Below is a good comprehensive Letter to the Editor responding to atrocious comments from a judge and prosecutor in New Hampshire.

Nov. 10 - To the Editor:
I am writing to express an alternative opinion to those expressed by both Judge Sawako Gardner and county jail superintendent Al Wright in the Nov. 9 Herald article by Elizabeth Dinan about the request of a "jail-bound woman" to continue her treatment for opiate dependence at an area methadone clinic.

Firstly, I would like to extend my thanks to both Gardner and Wright for their service to the community. As a fellow community member, however, I would like to offer some more accurate information about both addiction and the medically-based treatment of addiction.

As I am sure both Mr. Wright and Judge Gardner are aware, New Hampshire has a significant and rapidly increasing rate of opiate dependence. The cost to the community of any disease is high, but can be ameliorated with accurate information and appropriate services.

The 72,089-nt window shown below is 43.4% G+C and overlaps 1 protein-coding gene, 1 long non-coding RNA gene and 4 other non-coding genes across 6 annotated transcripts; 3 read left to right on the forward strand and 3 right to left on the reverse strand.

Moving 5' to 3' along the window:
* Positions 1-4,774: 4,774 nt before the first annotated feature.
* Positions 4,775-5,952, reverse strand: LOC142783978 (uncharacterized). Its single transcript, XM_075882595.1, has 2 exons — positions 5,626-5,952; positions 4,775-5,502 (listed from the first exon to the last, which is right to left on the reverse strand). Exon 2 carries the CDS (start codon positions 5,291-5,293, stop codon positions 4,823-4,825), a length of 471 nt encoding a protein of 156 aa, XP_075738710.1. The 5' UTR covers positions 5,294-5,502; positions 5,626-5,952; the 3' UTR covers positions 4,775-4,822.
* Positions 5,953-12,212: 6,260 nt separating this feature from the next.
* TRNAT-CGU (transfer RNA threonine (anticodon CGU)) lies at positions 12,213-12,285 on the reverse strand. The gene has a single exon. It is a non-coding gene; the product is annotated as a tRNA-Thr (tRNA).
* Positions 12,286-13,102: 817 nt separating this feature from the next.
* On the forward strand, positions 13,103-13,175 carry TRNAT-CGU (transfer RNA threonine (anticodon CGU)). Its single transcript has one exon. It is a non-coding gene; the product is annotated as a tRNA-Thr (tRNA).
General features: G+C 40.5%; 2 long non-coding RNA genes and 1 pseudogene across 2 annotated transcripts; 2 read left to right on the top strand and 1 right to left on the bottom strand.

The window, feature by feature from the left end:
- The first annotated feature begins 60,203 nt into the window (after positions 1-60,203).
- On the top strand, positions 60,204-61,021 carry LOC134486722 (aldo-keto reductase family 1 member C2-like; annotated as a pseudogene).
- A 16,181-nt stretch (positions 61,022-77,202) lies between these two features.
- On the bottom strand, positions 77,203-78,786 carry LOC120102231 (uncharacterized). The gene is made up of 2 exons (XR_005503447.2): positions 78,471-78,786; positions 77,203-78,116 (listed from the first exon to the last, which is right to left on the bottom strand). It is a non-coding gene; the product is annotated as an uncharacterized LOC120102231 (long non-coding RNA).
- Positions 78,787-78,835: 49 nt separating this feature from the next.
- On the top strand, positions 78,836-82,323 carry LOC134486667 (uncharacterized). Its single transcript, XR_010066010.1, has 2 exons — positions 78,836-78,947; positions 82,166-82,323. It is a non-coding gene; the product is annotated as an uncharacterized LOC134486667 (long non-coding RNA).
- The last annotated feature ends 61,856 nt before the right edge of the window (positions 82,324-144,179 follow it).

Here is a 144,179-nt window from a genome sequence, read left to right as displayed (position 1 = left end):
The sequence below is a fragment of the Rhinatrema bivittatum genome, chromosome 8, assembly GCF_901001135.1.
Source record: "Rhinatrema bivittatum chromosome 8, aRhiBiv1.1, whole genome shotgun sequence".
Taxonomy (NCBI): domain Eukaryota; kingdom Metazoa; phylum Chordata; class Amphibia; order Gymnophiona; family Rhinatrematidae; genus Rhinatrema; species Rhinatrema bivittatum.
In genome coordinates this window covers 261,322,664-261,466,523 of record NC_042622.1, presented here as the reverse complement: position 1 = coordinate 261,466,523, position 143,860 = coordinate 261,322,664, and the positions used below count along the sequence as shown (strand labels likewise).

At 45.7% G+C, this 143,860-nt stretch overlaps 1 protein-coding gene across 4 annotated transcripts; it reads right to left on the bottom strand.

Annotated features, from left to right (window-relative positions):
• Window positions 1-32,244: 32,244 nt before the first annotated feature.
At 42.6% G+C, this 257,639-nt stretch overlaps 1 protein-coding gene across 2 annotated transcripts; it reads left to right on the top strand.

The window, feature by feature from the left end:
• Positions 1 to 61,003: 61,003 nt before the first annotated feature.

As scientific advances have been made regarding addiction, the stigma under which persons with addictions live has begun to lift. However, many misunderstandings still abound. Though there are other ways to treat opiate dependency, methadone therapy has been proven to be one of the most efficacious. Methadone treatment for opiate dependence has been used since the 1940s. Like the disease of addiction, methadone treatment has been stigmatized and misunderstood for decades. In conjunction with a daily dose of medication, methadone therapy, by law, includes participation in counseling for all patients. The medication treats the damage inflicted upon the brain by the abuse of opiates and keeps the patient stable (i.e., free of acute withdrawal symptoms and cravings) while, in counseling, they make the changes in their lives they need to make to live a life free of illicit use.